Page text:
I know a couple of people who take their liners out each night to dry. That's not workable for me, since with custom insoles in the bottom of my boot, it is extremely difficult to get my liners back into the shell. Every single ski shop employee who has tried to do so has struggle immensely, so it's not just my lack of coordination.
comprex
December 21, 2004
Member since 04/11/2003
1,326 posts
Quote:

Can you damge the heat moldable boot liners by drying them with a hot item like a hair dryer?




A little bit of that depends on the specific liner you speak of- The Salomon XWave liners for instance have a limited number of moulds to them before you pack them out irreparably. Heating softens the foam, allowing you to compact it. I wouldn't even think of using a hair dryer on these or my Tecnica Hot Forms. Fortunately, with the Peets I don't have to since the heat is just enough to generate convective flow. (They are barely perceptibly warm to the touch).
My Thermoflexes are designed to be remoulded entirely at something like 195-210F and heating them -expands- the foam. I wouldn't really worry about them on a hair dryer.

In any case, a handheld hair dryer is actually a pretty bad choice for drying anything except maybe hair. Ever wonder why sit-in-place hood-style hair dryers were invented? Because a hand hair dryer is primarily a styling/brushing tool.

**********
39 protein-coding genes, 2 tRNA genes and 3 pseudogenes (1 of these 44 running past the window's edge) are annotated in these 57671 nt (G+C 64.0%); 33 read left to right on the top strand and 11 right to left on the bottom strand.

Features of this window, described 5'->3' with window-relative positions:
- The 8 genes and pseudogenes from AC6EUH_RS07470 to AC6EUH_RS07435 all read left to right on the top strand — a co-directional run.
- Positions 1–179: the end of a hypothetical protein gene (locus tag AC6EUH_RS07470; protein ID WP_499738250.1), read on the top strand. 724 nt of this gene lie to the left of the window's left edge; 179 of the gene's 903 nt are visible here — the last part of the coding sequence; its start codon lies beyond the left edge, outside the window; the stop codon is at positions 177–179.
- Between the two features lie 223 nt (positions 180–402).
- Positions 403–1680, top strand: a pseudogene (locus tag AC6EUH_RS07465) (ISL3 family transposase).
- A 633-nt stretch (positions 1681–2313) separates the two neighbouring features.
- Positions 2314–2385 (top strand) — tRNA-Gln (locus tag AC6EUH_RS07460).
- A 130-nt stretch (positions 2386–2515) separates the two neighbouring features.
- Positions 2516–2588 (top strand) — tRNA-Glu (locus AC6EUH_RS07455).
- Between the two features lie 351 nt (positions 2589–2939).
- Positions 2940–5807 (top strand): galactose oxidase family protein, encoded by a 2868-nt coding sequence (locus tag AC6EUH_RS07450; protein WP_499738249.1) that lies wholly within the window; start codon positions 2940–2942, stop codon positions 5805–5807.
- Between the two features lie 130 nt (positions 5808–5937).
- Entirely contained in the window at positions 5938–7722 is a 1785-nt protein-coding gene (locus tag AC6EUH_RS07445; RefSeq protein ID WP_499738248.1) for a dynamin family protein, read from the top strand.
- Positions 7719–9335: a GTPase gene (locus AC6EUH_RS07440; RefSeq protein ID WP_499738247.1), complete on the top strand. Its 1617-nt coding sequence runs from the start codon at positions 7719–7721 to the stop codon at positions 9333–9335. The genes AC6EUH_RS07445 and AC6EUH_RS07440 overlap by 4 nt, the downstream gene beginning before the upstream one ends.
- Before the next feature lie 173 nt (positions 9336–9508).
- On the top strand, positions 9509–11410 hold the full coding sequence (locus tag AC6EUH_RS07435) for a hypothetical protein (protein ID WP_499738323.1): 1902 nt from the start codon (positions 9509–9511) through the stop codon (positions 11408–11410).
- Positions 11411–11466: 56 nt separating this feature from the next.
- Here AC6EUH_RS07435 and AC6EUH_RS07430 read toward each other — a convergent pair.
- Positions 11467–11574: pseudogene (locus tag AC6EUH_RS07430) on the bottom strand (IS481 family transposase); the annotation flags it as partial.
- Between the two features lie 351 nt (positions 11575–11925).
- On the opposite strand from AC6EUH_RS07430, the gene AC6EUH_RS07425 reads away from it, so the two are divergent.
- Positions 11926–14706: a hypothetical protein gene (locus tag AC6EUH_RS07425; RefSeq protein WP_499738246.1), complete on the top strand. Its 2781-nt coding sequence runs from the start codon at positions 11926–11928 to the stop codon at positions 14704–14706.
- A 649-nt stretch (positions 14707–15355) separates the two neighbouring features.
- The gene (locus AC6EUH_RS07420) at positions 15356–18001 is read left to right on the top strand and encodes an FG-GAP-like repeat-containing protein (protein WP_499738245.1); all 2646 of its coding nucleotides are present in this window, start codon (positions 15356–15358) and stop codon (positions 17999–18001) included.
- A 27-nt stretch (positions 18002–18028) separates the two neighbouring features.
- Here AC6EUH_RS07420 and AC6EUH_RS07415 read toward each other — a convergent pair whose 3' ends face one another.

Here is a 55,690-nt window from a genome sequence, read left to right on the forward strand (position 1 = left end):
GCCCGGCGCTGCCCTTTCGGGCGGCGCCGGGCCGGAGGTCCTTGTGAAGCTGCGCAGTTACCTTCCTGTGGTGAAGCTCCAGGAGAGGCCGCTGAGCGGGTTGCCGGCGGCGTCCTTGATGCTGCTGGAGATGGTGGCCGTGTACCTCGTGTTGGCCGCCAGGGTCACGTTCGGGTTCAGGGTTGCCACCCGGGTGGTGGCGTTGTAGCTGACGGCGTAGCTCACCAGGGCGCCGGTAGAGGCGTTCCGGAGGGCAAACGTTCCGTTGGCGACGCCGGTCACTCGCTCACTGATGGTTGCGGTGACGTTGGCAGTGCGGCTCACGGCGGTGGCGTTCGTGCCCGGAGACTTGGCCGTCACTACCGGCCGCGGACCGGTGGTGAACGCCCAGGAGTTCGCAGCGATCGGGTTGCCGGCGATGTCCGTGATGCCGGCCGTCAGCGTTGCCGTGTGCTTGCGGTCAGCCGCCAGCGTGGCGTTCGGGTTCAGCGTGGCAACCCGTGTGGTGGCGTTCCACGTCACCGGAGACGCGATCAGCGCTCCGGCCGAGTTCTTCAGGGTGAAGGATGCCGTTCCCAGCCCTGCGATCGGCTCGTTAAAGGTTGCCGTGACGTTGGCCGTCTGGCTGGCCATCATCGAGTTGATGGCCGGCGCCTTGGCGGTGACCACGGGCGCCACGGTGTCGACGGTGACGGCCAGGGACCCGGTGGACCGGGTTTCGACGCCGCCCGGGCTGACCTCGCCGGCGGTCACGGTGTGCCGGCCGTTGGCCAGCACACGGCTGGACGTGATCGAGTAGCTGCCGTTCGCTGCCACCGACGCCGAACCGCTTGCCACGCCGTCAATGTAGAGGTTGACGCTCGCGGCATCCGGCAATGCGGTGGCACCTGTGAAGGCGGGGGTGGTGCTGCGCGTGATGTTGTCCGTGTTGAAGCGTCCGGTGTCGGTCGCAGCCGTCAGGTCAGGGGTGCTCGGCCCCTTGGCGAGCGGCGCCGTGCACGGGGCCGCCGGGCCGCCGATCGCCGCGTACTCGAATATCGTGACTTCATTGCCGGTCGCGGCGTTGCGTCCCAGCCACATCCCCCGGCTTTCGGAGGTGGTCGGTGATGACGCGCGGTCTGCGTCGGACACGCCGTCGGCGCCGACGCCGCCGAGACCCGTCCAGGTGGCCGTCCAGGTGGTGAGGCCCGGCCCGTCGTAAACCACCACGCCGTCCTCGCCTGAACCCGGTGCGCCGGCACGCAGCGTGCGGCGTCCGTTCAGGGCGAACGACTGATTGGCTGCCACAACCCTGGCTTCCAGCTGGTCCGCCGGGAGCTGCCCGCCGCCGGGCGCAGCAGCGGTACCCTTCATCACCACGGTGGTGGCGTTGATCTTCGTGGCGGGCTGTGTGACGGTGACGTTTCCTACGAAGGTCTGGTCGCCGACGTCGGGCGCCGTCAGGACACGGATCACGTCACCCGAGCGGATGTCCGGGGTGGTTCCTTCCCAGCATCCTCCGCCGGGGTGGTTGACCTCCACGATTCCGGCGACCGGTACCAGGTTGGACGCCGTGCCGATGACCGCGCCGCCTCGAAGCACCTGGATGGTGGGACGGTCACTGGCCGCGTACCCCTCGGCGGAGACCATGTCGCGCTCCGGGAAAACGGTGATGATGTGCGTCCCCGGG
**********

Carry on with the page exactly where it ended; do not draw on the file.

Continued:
tromano
December 21, 2004
Member since 12/19/2002
998 posts
I just got the Salamon Ellipse 9.0 boots this season. I noticed that after drying them over night with the liner out of the boots it still was slightly damp in the morning. Hmm...
comprex
December 21, 2004
Member since 04/11/2003
1,326 posts
Fill 'em up with wadded newspaper.
KevR
December 21, 2004
Member since 01/27/2004
786 posts
I guess the passive system works by heating the surrounding air in the boot high enough to speed up evaporation, whereas the active systems pull air across the surface of the interior of the boot for the same effect. The other way would be to push air into the boot, perhaps heated for the same effect again.